Draft gives anti-graft fight a shot in the arm

China Daily (Hong Kong) - - VIEWS -

The draft of a na­tional su­per­vi­sion law was sub­mit­ted to the Na­tional Peo­ple’s Congress, the coun­try’s top leg­is­la­ture, for re­view at its session late last month. The leg­is­la­tion is aimed at build­ing a unified, au­thor­i­ta­tive and ef­fi­cient su­per­vi­sion sys­tem.

A pilot pro­gram for the na­tional in­sti­tu­tional su­per­vi­sion sys­tem has been im­ple­mented in Bei­jing, and Shanxi and Zhe­jiang prov­inces, and su­per­vi­sory com­mis­sions at three lev­els — pro­vin­cial, mu­nic­i­pal and county — are al­ready in place to mon­i­tor all public of­fice hold­ers.

As an in­sti­tu­tional in­no­va­tion mech­a­nism in the na­tion­wide anti-cor­rup­tion cam­paign, the pilot pro­gram makes clear these com­mis­sions’ su­per­vi­sory role and their obli­ga­tion to com­bat cor­rup­tion. The new com­mis­sions are ex­pected to be in­de­pen­dent of the govern­ment, the court and the procu­ra­torate, and the job of its staff mem­bers, ap­pointed and su­per­vised by the top leg­is­la­ture and its lo­cal branches, will in­clude that of the su­per­vi­sory of­fi­cials af­fil­i­ated to the govern­ment, the procu­ra­torate and ad­min­is­tra­tive au­dit or­gans which scru­ti­nize those as­sum­ing and leav­ing of­fice.

These ar­range­ments, in part, ful­fill the need to em­ploy Party dis­ci­pline and na­tional laws to com­bat cor­rup­tion. Be­sides, the in­de­pen­dent su­per­vi­sory com­mis­sions un­der the lead­er­ship of the Com­mu­nist Party of China and the NPC are in line with the solemn prom­ise to put power un­der the su­per­vi­sion of the peo­ple.

The es­tab­lish­ment of the new su­per­vi­sion sys­tem is in­tended to con­sol­i­date the Party’s ab­so­lute lead­er­ship in the anti-cor­rup­tion cam­paign, which is not just about ful­fill­ing its su­per­vi­sory and dis­ci­plinary du­ties but also about en­sur­ing the en­force­ment of Party dis­ci­pline and laws is cor­rup­tion-free.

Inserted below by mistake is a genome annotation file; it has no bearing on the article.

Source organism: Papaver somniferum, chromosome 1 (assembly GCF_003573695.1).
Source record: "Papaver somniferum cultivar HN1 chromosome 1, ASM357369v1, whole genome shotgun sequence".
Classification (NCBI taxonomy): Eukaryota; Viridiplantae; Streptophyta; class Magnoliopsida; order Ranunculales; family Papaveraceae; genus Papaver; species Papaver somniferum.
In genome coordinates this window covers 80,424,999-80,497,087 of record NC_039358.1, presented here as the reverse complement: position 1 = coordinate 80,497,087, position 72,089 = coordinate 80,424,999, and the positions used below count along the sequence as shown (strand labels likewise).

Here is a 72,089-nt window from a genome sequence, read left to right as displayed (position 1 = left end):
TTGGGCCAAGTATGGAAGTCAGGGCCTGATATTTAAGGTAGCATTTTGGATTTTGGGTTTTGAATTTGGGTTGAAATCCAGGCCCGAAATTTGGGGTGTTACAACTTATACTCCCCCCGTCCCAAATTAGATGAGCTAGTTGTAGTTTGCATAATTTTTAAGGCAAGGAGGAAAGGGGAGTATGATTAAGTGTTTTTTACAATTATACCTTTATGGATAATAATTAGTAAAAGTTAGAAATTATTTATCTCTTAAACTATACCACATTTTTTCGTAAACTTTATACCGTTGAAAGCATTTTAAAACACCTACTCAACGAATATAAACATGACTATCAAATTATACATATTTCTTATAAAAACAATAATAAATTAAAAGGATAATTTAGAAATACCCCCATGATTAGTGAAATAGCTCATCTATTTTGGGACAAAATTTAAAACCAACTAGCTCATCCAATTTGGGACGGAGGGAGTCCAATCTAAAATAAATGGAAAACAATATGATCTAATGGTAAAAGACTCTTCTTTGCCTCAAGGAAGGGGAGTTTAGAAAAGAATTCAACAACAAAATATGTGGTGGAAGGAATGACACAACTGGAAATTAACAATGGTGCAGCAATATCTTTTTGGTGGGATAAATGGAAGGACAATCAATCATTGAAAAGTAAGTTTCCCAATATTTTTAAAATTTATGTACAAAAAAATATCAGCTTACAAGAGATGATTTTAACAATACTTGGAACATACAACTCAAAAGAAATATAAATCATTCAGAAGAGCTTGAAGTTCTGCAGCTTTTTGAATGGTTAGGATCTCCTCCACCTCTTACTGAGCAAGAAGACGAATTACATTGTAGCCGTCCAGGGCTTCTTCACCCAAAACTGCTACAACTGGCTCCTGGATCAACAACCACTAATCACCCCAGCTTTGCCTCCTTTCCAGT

The slew of cor­rup­tion cases un­earthed in re­cent years shows that an ef­fi­cient, and unified su­per­vi­sion of public power could have curbed cor­rup­tion. Pre­vi­ously, lo­cal “tigers” (se­nior cor­rupt of­fi­cials) man­aged to find su­per­vi­sory loop­holes and pull some strings to evade lo­cal su­per­vi­sion and in­spec­tion. Not any more. The wrong­do­ers will face stream­lined pun­ish­ments from de­ten­tion to “res­i­den­tial sur­veil­lance”, in­stead of just hav­ing to explain them­selves.

The na­tional su­per­vi­sion sys­tem will also in­ject fresh im­pe­tus into the anti-cor­rup­tion drive. The Party dis­ci­plines and rel­e­vant laws will be en­forced in a more syn­er­gis­tic man­ner to add le­gal teeth to the NPC su­per­vi­sion. And gov­ern­ments at all lev­els have been urged to ful­fill their obli­ga­tions to su­per­vise and be su­per­vised, while the ju­di­cial and procu­ra­torate or­gans will be sub­jected to checks and bal­ances.

Ide­ally, the new su­per­vi­sion sys­tem could help im­prove na­tional gov­er­nance, by purg­ing la­tent abuse of power from it, as the su­per­vi­sory com­mis­sions are ex­pected to have the right to in­ves­ti­gate, au­dit, warn and sug­gest when it comes to pre­vent­ing cor­rup­tion. In par­tic­u­lar, the in­tro­duc­tion of preven­tive su­per­vi­sion could dis­suade would-be cor­rupt of­fi­cials from tak­ing the wrong steps.

On the one hand, the sys­tem calls for procu­ra­torates’ in­ter­ven­tion to hold de­fen­dants crim­i­nally ac­count­able. On the other, it al­lows the de­fen­dants to ap­peal the non-crim­i­nal penal­ties handed down by the su­per­vi­sory com­mis­sions to the court. Also, the com­mis­sions will have ac­cess to ev­i­dence of cor­rup­tion that the cus­toms, po­lice, or au­dit­ing au­thor­i­ties have.

Un­der the new ar­range­ments, the su­per­vi­sory com­mis­sions will work closely with their coun­ter­parts un­der the Cen­tral Com­mis­sion for Dis­ci­pline In­spec­tion, the Party’s top anti-cor­rup­tion body, and their co­op­er­a­tion will add more flex­i­bil­ity and ef­fi­ciency to the mis­sion of elim­i­nat­ing cor­rup­tion.

... the in­de­pen­dent su­per­vi­sory com­mis­sions ... are in line with the solemn prom­ise to put power un­der the su­per­vi­sion of the peo­ple.

The au­thor is di­rec­tor of the China Anti-Cor­rup­tion Ju­di­cial Re­search Cen­ter.


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